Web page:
DARKE COUNTY — Depression and other mental health maladies affect a great number of Americans.
Those suffering from these issues in Ohio, however, have a “caped crusader” advocating on their behalf.
“I’m here to give back,” says Susann Casore, also known as the “A-OK Lady.” (More on that later.)
A Columbus area resident and so-called “Goodwill Ambassador of Kindness,” Casore landed in Greenville Monday, offering her own story, and with it, hope.
Bedecked in a red cape, red boots, blue top, floral pants and carrying an oversize “smiley face,” Casore told the Daily Advocate that she feels a real connection to those who suffer from mental illness because, in her words, she’s “been there.”
“For 15 years I spent time in 39 hospitals,” she related. “It was only when they correctly diagnosed my illness and provided me the correct medication that I was able to recover.”
The illness she speaks of in this instance is bipolar disorder. According to the National Institute of Mental Health, bipolar disorder, also known as manic-depressive illness, is a “brain disorder that causes unusual shifts in mood, energy, activity levels, and the ability to carry out day-to-day tasks.”
In addition to time lost in hospitals, the illness cost her precious time with her family, including her ex-husband and two sons, only one of whom still maintains contact with her.
Ironically, before the bipolar symptoms manifested themselves, Casore herself had been helping others as a counselor at a rural school system in Indiana.
“One day I just drove off the highway,” she said. “I loved those kids, but I just couldn’t do it anymore.”
This marked the beginning of her time dealing with the disorder. A turning point, however, occurred years later when a bed-ridden Casore was admonished by a nurse who told her “If you will not get out of bed, you will not get well.”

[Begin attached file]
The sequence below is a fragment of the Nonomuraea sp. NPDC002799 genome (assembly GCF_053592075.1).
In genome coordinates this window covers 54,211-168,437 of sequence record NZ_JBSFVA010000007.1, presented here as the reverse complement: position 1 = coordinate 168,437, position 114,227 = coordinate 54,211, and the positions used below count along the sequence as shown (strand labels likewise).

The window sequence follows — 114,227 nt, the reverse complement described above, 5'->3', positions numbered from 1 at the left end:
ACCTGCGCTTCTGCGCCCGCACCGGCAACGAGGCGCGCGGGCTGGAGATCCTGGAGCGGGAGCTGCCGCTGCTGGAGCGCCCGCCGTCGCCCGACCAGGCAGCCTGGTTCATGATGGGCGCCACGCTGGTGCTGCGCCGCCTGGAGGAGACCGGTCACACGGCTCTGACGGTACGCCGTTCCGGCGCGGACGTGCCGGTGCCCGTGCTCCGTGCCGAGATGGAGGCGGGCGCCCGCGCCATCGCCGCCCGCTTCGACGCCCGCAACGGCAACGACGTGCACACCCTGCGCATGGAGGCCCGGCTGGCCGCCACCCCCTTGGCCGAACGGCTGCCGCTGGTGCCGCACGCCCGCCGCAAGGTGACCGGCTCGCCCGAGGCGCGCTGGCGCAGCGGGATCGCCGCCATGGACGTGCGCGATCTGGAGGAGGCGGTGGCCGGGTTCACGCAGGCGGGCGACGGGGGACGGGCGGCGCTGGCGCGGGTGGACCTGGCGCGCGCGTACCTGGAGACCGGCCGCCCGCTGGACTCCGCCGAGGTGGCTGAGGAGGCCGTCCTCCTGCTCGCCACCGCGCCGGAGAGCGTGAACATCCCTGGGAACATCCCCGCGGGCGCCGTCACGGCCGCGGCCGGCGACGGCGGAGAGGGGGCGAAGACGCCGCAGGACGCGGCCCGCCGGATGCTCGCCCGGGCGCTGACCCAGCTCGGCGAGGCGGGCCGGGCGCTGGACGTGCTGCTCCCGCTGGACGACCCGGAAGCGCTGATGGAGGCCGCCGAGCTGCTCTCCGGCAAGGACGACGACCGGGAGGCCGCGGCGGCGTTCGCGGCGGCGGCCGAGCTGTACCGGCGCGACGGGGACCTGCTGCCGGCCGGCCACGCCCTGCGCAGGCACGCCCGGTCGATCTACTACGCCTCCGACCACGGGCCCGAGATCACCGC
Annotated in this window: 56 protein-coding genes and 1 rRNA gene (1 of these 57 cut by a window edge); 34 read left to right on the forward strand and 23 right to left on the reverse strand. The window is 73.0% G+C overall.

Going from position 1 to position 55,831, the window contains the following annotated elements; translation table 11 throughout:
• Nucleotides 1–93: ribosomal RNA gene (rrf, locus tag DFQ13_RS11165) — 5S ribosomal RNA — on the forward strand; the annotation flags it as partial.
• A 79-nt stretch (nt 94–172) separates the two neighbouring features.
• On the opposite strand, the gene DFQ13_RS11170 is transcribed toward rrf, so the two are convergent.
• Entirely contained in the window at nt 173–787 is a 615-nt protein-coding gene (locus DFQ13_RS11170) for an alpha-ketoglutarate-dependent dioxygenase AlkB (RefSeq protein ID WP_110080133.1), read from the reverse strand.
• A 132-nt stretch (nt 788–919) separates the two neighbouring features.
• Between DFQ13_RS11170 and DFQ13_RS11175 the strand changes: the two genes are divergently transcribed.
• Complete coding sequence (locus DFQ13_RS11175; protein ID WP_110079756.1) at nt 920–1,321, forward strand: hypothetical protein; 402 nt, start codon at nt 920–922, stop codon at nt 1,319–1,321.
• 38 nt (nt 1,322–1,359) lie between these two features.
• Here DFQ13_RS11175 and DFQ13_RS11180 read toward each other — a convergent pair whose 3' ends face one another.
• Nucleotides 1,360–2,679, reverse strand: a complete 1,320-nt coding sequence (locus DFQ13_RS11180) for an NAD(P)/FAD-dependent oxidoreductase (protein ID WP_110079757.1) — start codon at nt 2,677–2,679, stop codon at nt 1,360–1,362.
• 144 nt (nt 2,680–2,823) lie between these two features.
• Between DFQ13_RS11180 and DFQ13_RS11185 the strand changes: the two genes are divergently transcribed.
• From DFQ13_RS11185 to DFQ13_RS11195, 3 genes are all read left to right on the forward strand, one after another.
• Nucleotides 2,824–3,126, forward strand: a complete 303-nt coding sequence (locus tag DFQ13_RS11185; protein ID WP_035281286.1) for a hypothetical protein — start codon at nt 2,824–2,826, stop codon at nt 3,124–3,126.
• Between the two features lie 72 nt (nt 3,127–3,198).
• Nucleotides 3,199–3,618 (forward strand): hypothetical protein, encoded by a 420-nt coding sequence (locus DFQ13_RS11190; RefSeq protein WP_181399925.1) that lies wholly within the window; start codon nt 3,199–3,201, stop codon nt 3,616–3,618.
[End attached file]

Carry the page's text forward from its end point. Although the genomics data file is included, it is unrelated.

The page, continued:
Further motivation was provided by a friendship with a fellow patient suffering from schizophrenia.
Casore said, “He told me that if it wasn’t for my acts of kindness to him, he wouldn’t be leaving the facility.”
Thus was born Casore’s identity as the A-OK “Acts of Kindness” Lady.
Off and on for 10 years now, Casore has traveled all across the Buckeye State, traveling nearly 5,000 miles total, spreading encouragement at every opportunity.
Casore presents her happy message to people everywhere she goes, but makes a special point of meeting people she feels are most in need — senior citizens, the homeless, hospital patients, and students, among others.
In addition to words of hope, Casore has made a point of handing out small “smiley faces” to everyone she meets. In return, she encourages people to pass them on to others.
“When I talk to people, I ask them what they do,” she said. “Sometimes they say ‘I’m just a homemaker,’ or ‘I’m just a factory worker.’”
“I tell them not to use the word ‘just’ — you’re more than that. I want people to know that they are unique. If you don’t know what makes you special, what makes you unique, how are you going to relate to others?”
For more information on Casore and the Kindness Exchange, visit the website www.thekindnessexchange.org/.
Erik Martin may be reached by email at firstname.lastname@example.org or by phone at 937-569-4314.